Maya Angelou, the acclaimed poet, author and civil rights icon who wrote lyrically of her childhood in the Jim Crow south, died Wednesday morning. She was 86, and her death was confirmed by a family representative and by officials at the Winston-Salem mayor’s office in North Carolina, where she had been living.
Angelou had been honored with more than 50 awards, including the nation’s highest civilian honor, the Presidential Medal of Freedom, for her collected works of poetry, fiction and nonfiction, most notably her groundbreaking memoir, I Know Why the Caged Bird Sings, which made history as one of the first nonfiction best-sellers by an African-American woman.
President Barack Obama called her “one of the brightest lights of our time—a brilliant writer, a fierce friend, and a truly phenomenal woman.”
“With a kind word and a strong embrace, she had the ability to remind us that we are all God’s children; that we all have something to offer,” Obama said in a statement. “And while Maya’s day may be done, we take comfort in knowing that her song will continue, ‘flung up to heaven’— and we celebrate the dawn that Maya Angelou helped bring.”
Angelou had recently cancelled a scheduled appearance at the 2014 MLB Beacon Award Luncheon, where she was to be honored with the Beacon of Life Award, due to health problems.
“Her family is extremely grateful that her ascension was not belabored by a loss of acuity or comprehension,” a family representative posted on her Facebook page. “She lived a life as a teacher, activist, artist and human being. She was a warrior for equality, tolerance and peace. The family is extremely appreciative of the time we had with her and we know that she is looking down upon us with love.”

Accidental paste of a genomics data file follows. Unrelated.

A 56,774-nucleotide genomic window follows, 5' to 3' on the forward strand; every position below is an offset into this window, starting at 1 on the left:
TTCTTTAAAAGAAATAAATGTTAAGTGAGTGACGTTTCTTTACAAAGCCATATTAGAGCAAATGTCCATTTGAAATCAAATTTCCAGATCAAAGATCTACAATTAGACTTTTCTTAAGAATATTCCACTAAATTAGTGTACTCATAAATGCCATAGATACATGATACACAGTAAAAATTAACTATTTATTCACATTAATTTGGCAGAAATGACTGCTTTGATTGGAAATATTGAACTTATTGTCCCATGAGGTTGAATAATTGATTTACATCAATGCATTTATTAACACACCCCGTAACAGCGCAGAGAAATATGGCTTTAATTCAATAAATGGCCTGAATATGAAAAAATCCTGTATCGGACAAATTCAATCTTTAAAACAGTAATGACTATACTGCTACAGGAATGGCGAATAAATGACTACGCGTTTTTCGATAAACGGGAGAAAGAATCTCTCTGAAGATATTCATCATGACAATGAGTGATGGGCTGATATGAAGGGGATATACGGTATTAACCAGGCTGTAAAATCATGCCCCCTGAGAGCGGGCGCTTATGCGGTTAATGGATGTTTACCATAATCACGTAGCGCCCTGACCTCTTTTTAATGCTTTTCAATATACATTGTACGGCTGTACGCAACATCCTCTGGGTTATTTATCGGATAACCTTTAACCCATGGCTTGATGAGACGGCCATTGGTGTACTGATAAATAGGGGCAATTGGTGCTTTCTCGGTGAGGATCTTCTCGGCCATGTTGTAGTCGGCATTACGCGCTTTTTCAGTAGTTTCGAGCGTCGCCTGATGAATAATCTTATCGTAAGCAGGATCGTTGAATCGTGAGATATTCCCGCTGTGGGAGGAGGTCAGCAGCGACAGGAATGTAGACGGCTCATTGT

Not one to rest on her laurels, Angelou told TIME in 2013 that she was working on her 32nd book, one that she said was, “asking me to be better than I’ve ever been.”
Born on April 4, 1928 in St. Louis, Mo., Angelou lived an itinerant childhood traveling between her hometown and Stamps, Ariz., where she witnessed racial segregation first-hand, an experience that would later inform some of the more searing chapters of her books.
At age seven, Angelou testified in court against her mother’s boyfriend, who stood accused of raping her mother. Angelou was stunned into silence when she witnessed the man chased down by a mob and beaten to death.
“My seven-and-a-half-year-old logic deduced that my voice had killed him, so I stopped speaking for almost six years,” she said.
She emerged from the experience with a voice that was both lyrical and searing in its portrayal of race relations in America and always capable of grabbing headlines. When George Zimmerman was acquitted for the shooting of an unarmed young black teenager, Trayvon Martin, Angelou told TIME: “We are all harmed. We are all belittled, and we give to the rest of the world more ammunition to sneer at us.”
Angelou’s career spanned the globe, including stints as an editor in Egypt a and a music and drama school teacher in Ghana. Her career also extended beyond the page to the film set, the stage and the lectern. As a civil rights activist, she became friends with both Martin Luther King Jr. and Malcolm X.
Her last tweet, posted on May 23, read:
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